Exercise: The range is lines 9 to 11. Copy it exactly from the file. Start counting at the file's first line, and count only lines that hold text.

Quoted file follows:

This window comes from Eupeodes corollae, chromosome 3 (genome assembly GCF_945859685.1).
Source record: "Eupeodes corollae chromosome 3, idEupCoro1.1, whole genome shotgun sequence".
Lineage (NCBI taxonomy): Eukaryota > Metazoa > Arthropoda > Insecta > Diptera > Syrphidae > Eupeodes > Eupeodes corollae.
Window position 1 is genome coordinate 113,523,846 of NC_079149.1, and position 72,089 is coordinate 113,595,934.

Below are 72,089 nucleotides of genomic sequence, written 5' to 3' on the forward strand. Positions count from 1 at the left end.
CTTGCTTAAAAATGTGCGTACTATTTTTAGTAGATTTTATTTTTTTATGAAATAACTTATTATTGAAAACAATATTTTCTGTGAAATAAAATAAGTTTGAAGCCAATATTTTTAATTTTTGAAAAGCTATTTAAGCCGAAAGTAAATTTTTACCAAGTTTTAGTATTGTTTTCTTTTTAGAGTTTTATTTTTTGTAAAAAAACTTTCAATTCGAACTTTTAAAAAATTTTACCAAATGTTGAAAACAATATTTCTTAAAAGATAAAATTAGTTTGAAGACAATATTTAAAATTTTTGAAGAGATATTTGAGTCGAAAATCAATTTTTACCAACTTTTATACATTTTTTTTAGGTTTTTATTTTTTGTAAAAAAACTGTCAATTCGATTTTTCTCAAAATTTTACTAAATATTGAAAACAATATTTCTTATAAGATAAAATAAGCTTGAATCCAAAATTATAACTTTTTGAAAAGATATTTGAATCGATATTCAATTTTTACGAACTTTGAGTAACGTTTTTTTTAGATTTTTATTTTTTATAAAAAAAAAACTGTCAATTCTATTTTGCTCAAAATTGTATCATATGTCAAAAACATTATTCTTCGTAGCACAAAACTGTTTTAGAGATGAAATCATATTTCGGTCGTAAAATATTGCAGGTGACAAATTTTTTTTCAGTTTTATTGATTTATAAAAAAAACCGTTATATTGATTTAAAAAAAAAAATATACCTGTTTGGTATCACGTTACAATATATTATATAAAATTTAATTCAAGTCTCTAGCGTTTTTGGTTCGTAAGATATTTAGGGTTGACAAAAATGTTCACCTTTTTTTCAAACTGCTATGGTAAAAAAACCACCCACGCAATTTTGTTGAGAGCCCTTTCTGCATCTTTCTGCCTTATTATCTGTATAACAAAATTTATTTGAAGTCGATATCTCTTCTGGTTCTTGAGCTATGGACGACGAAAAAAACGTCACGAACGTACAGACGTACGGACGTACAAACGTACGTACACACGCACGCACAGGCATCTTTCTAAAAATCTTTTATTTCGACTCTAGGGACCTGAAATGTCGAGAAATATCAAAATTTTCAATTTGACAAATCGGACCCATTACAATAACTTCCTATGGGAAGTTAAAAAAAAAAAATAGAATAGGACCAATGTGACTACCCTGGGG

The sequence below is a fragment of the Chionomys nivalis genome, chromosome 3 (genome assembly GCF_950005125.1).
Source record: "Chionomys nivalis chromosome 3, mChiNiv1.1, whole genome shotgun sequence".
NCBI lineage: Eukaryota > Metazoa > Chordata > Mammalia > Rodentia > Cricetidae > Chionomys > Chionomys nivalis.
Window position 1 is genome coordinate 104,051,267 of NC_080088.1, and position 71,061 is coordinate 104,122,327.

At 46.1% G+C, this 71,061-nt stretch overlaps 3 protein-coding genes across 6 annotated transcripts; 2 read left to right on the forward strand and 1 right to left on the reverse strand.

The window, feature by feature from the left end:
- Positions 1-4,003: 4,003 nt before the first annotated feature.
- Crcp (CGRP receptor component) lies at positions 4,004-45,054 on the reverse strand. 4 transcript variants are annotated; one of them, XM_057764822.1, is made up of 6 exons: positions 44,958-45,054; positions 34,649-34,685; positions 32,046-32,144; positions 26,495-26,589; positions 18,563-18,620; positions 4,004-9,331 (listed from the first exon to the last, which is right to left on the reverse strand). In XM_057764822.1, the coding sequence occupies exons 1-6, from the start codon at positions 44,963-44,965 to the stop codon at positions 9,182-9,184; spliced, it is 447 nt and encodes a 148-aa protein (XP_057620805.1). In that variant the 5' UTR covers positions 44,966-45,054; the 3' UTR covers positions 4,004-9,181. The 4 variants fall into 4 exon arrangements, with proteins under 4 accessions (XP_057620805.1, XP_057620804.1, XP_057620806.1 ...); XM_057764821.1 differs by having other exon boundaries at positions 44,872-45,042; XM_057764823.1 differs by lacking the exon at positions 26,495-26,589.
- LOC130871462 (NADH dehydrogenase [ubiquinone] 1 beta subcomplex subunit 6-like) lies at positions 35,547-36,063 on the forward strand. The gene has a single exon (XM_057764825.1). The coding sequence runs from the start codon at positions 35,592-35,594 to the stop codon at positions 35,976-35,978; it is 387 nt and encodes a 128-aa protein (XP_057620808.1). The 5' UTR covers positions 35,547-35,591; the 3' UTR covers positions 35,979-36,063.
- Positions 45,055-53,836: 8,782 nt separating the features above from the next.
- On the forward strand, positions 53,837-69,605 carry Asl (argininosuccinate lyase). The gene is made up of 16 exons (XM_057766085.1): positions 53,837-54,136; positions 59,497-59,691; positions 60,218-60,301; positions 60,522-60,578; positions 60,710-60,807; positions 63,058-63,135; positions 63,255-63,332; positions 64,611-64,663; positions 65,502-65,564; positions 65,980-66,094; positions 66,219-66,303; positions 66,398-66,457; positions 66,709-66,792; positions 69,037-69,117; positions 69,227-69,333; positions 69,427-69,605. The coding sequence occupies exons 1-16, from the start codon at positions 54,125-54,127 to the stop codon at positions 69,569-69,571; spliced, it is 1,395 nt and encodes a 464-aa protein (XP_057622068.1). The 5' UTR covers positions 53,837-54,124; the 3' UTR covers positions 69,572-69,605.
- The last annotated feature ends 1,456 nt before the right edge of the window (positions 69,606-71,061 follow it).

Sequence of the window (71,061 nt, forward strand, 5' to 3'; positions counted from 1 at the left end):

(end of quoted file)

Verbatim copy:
NCBI lineage: Eukaryota > Metazoa > Chordata > Mammalia > Rodentia > Cricetidae > Chionomys > Chionomys nivalis.
Window position 1 is genome coordinate 104,051,267 of NC_080088.1, and position 71,061 is coordinate 104,122,327.

At 46.1% G+C, this 71,061-nt stretch overlaps 3 protein-coding genes across 6 annotated transcripts; 2 read left to right on the forward strand and 1 right to left on the reverse strand.